MarketMinder's View: The psychological advice here—items 1, 2, 5, 6 and 7—is pretty good. Accepting responsibility for losing tactics, embracing mistakes as learning opportunities and applying what you learned are all key to battling behavioral errors and becoming a better investor. However, the tactical advice—items 3, 4 and even a bit of 2—is chock full of industry mythology and rules of thumb with little (to no) real-world use. Stop losses and technical indicators often compound mistakes by triggering ill-timed trades. We’d suggest applying the psychological advice to the tactical and learning from others’ mistaken use of such losing tactics.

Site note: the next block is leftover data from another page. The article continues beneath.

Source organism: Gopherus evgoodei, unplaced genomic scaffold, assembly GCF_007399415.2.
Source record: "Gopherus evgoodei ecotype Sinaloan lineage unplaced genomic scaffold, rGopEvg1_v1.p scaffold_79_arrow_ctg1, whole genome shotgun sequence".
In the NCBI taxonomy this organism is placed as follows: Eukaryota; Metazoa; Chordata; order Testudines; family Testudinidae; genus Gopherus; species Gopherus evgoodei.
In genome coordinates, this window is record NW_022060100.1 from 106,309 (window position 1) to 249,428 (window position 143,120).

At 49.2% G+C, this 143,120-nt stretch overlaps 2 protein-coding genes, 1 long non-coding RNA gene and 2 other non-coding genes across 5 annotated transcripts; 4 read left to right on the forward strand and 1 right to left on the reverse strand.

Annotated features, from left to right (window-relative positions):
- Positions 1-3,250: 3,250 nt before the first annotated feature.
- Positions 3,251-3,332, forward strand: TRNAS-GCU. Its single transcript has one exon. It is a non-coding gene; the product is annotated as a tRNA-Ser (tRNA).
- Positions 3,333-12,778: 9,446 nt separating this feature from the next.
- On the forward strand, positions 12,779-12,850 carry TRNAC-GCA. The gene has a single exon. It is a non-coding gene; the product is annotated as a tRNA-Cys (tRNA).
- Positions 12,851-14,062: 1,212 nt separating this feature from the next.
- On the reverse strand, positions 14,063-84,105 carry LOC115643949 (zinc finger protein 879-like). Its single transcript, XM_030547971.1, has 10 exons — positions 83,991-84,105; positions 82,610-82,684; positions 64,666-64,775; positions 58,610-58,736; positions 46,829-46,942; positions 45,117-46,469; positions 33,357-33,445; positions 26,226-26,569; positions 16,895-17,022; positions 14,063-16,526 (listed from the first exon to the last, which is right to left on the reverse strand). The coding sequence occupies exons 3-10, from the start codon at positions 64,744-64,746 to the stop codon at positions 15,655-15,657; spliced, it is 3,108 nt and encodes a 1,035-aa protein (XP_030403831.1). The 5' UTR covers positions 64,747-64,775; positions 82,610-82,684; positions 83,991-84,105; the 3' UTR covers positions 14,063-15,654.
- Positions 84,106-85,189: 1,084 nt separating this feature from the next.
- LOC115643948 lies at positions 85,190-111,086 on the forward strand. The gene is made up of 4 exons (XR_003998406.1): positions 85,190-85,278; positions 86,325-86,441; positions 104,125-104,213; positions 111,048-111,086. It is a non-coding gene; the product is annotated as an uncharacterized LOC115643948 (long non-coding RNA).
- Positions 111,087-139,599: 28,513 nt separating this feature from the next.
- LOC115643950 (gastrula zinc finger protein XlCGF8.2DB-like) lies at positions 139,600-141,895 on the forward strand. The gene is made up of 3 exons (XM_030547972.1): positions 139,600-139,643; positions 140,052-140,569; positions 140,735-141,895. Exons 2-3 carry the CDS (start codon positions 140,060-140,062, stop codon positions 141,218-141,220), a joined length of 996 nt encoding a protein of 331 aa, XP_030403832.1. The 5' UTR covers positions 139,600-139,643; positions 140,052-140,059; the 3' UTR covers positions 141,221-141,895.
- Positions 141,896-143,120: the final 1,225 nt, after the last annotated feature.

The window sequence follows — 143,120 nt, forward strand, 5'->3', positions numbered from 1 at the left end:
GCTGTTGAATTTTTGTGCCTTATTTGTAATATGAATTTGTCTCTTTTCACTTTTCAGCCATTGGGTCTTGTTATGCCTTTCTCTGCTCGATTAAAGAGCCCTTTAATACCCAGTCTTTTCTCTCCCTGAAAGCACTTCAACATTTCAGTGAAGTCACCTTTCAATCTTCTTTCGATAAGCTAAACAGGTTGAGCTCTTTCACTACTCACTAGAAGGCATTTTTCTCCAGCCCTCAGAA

|By Ambrose Evans-Pritchard, The Telegraph, 02/04/2015|
MarketMinder's View: Here is an interesting look at the latest Greek politicking and some theories behind the negotiating strategy on both sides. We haven’t bugged Syriza’s headquarters or Angela Merkel’s office, so we (like everyone not intimately involved here) have no idea whether this theorizing is correct. But it is plausible, and comments from both sides indicate slow moderation and compromise to keep Greece in the eurozone is the ultimate desired endgame. That, not all the specifics here (which are preliminary, speculative and subject to change), is what matters for investors.
|By Joseph E. Stiglitz, Project Syndicate, 02/04/2015|